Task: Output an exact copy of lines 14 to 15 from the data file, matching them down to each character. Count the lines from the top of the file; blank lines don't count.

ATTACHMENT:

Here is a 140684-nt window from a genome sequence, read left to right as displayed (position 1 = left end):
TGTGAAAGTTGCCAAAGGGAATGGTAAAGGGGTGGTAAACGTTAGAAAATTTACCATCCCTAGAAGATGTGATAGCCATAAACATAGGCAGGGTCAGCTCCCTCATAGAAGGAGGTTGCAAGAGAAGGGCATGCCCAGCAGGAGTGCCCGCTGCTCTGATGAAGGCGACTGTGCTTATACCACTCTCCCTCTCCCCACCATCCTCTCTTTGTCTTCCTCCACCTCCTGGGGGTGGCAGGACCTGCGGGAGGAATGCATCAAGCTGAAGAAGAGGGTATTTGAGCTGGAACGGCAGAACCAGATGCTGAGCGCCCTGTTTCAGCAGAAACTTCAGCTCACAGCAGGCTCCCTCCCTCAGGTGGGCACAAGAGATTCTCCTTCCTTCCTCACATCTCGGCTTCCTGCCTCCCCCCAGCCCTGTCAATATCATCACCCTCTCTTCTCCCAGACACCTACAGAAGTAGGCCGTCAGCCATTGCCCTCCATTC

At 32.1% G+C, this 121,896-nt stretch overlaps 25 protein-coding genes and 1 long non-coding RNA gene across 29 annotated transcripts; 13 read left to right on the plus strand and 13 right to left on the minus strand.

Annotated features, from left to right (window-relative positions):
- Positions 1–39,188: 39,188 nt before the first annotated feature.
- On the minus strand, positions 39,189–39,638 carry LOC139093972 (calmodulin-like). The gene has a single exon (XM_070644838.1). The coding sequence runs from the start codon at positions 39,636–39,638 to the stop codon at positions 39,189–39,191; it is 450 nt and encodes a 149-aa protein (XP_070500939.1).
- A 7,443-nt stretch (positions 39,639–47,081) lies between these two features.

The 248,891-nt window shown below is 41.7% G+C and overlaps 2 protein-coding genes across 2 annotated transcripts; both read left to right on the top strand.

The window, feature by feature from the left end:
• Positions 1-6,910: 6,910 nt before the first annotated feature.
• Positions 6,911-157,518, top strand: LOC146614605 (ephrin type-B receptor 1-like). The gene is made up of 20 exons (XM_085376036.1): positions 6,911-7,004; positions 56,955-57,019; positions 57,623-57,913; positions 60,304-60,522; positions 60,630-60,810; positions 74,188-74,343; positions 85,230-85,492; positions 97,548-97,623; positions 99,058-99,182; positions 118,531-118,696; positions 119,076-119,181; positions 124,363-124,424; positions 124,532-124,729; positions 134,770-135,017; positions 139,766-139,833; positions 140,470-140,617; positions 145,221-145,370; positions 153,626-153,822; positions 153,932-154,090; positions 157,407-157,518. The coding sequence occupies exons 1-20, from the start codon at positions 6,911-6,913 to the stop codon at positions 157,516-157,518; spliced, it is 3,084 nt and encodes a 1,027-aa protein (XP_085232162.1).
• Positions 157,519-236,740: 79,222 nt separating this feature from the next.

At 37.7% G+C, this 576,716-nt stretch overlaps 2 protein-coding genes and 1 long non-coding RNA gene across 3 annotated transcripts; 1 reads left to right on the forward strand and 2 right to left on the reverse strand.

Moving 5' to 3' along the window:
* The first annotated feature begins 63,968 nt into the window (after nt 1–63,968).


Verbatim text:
Moving 5' to 3' along the window:
* The first annotated feature begins 63,968 nt into the window (after nt 1–63,968).